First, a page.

Let us suppose I want to compile a Rust program for running in an operating system in which Rust codebase has no support, for example SkyOS.
SkyOS can run on x86 architecture.
Is it possible to compile to a 32-bits target such as
i686-unknown-linux-gnu and link with the Plan9 cross-compiler for working in this platform?
No. Generally, calling conventions/ABIs will differ, library-offered intrinsics emitted by the compiler will differ, etc.
I always struggle with questions like that. Because straightforward “no” is just simply incorrect answer (constructive proof: NDISWrapper which allows one to link binaries compiled for Windows into Linux kernel…).
But, well… that's classic case of “if you have to ask then you don't need to know the answer” question.
Because all these things that @H2CO3 talks about are very-very real and handling them is very tricky. It can be done, it was done and I'm pretty sure it would be done again… but anyone who has enough knowledge about these nitty-gritty details would never need to ask this question in the first place!
I don't know how many years one would need to spend working with low-level stuff before one may even contemplate something like this.
Sorry, I'm still newbie into languages that are more low-level than high-one. I hope you understand.
I have only been creating Python scripts and small programs to automatize some tasks here, but I'm going to attend to a Computer Engineering bachelor course, attend to some Rust courses in Udemy or sites like this and so become more experienced in low-level stuff.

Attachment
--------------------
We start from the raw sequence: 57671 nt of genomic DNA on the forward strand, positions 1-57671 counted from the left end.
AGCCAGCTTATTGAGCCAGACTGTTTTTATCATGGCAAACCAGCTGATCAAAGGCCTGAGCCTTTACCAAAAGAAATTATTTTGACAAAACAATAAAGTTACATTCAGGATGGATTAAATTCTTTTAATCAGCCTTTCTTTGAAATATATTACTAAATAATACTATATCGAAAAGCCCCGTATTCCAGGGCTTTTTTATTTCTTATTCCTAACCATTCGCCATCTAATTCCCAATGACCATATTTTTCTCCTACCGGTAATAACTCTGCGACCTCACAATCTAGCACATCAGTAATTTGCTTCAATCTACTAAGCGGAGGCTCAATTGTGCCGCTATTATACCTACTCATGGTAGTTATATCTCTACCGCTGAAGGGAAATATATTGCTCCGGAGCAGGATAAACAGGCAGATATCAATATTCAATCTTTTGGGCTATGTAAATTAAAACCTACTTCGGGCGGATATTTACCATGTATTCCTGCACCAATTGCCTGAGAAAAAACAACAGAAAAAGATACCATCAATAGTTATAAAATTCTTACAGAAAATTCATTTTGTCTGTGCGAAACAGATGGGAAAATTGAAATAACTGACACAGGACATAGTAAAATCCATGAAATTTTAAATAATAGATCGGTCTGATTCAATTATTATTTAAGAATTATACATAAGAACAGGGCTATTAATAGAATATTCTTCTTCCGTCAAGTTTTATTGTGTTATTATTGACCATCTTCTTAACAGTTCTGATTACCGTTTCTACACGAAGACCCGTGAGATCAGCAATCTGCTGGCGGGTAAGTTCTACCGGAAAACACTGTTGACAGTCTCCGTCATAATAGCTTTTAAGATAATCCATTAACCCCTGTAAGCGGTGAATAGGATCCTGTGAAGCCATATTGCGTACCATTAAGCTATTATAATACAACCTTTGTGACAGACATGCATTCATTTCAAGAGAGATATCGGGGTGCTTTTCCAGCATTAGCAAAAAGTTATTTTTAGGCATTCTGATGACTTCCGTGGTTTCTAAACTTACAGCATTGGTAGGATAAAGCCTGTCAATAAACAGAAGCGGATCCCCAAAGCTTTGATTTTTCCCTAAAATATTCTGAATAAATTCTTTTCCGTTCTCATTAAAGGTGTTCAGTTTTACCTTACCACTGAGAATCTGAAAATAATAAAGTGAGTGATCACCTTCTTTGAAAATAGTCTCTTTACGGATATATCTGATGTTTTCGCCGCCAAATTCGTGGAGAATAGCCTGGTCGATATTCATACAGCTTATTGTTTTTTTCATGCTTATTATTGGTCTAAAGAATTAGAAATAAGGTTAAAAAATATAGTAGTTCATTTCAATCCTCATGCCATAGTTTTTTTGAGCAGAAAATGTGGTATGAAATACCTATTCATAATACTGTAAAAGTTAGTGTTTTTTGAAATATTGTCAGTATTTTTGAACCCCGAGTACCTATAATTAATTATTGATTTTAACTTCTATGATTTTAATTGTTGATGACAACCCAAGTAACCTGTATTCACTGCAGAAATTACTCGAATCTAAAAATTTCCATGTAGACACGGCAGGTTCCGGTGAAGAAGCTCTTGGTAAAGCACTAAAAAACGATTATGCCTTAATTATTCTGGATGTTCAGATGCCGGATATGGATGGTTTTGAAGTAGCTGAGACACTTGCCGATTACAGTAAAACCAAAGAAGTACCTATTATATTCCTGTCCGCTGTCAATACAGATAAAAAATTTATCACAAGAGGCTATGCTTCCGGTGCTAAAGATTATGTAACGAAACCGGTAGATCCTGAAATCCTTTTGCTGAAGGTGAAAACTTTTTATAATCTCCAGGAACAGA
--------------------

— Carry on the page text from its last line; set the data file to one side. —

I thought that the .o files were platform independent, but I was wrong.
Have a nice day.
That's more-or-less what I suspected.
Yeah, they are the exact opposite from being platform-independent. As I have said: in some cases you can use object files built for one platform on another, but that's very non-trivial and anyone who may even hope to do that successfully wouldn't ask question that you have asked.
And that places others in bind: flat out saying “no” would be incorrect, but saying “yes” wouldn't be useful because it may prompt you into attempting something you are not even remotely ready to attempt.
I don't program in Rust at this time, but I have been using Cargo for ~3 years for compiling some programs. But I didn't used Cargo for cross-compiling yet. But there is a script of Gentoo linux called crossdev which automatizes the building of a cross-compilers, I'm sure I will be a very happy Rustacean in the future.
Have a so so nice day.
I stand by my opinion that a flat "no" is generally what can be considered correct. The dirty tricks you mentioned are not robust by any means, and the required effort is far beyond what is reasonable for something that has a proper alternative.
That's different thing. This script doesn't try to use
.o files created for a different platform, but instead instructs exist Rust compiler to emut
.o files compatible with target platform (unlike GCC LLVM-based compilers can be instructed to generate code for different platform and even different architecture, e.g. you may ask normal Rustc compiler to generate Arm 64bit code for iOS. Yes, just like that.
In that case you are not trying to use foreign
.o files and there are no need to think about differences between platforms.
But if Rustc doesn't have support for your target platform… it's entirely different issue.
Kinda like difference with attempt to reach British Isles from the France by walking with or without Channel Tunnel: something which may be trivial (if tiring) in one case may become dangerous life-threatening endeavour in the other case.
I think you didn't understand, I said that because that automatic method of building cross-compilers would be good to provide gcc binaries that Rust uses for linking in cross-compiling.
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